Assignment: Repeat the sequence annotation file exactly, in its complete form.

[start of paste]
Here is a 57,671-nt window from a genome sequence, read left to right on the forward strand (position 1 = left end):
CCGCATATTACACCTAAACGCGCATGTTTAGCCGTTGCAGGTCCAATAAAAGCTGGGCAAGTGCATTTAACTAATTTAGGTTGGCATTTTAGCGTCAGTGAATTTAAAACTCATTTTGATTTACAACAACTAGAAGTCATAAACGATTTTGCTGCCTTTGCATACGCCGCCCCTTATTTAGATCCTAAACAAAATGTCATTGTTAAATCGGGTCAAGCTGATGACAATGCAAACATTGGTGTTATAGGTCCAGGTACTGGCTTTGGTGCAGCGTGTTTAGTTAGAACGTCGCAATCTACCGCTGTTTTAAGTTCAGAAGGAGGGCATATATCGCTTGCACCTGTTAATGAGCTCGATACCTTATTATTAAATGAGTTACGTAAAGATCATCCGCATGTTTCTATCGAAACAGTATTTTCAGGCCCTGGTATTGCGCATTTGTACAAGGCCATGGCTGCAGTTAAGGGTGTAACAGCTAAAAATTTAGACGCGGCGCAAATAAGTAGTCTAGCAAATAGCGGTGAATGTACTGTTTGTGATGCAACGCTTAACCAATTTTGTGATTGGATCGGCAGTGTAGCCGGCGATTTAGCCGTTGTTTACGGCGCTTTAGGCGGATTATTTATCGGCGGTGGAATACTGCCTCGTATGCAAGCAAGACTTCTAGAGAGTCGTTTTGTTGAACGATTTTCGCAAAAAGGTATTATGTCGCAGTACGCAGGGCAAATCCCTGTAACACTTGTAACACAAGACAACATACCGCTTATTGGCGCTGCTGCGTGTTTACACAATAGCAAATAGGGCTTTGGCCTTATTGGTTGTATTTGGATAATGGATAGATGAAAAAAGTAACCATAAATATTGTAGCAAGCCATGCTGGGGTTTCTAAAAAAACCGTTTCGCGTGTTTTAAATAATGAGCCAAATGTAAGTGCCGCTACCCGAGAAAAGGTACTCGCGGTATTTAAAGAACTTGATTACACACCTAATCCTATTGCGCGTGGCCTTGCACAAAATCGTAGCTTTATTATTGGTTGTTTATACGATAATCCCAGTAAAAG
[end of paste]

Here is a 57,671-nt window from a genome sequence, read left to right on the forward strand (position 1 = left end):
CCGCATATTACACCTAAACGCGCATGTTTAGCCGTTGCAGGTCCAATAAAAGCTGGGCAAGTGCATTTAACTAATTTAGGTTGGCATTTTAGCGTCAGTGAATTTAAAACTCATTTTGATTTACAACAACTAGAAGTCATAAACGATTTTGCTGCCTTTGCATACGCCGCCCCTTATTTAGATCCTAAACAAAATGTCATTGTTAAATCGGGTCAAGCTGATGACAATGCAAACATTGGTGTTATAGGTCCAGGTACTGGCTTTGGTGCAGCGTGTTTAGTTAGAACGTCGCAATCTACCGCTGTTTTAAGTTCAGAAGGAGGGCATATATCGCTTGCACCTGTTAATGAGCTCGATACCTTATTATTAAATGAGTTACGTAAAGATCATCCGCATGTTTCTATCGAAACAGTATTTTCAGGCCCTGGTATTGCGCATTTGTACAAGGCCATGGCTGCAGTTAAGGGTGTAACAGCTAAAAATTTAGACGCGGCGCAAATAAGTAGTCTAGCAAATAGCGGTGAATGTACTGTTTGTGATGCAACGCTTAACCAATTTTGTGATTGGATCGGCAGTGTAGCCGGCGATTTAGCCGTTGTTTACGGCGCTTTAGGCGGATTATTTATCGGCGGTGGAATACTGCCTCGTATGCAAGCAAGACTTCTAGAGAGTCGTTTTGTTGAACGATTTTCGCAAAAAGGTATTATGTCGCAGTACGCAGGGCAAATCCCTGTAACACTTGTAACACAAGACAACATACCGCTTATTGGCGCTGCTGCGTGTTTACACAATAGCAAATAGGGCTTTGGCCTTATTGGTTGTATTTGGATAATGGATAGATGAAAAAAGTAACCATAAATATTGTAGCAAGCCATGCTGGGGTTTCTAAAAAAACCGTTTCGCGTGTTTTAAATAATGAGCCAAATGTAAGTGCCGCTACCCGAGAAAAGGTACTCGCGGTATTTAAAGAACTTGATTACACACCTAATCCTATTGCGCGTGGCCTTGCACAAAATCGTAGCTTTATTATTGGTTGTTTATACGATAATCCCAGTAAAAG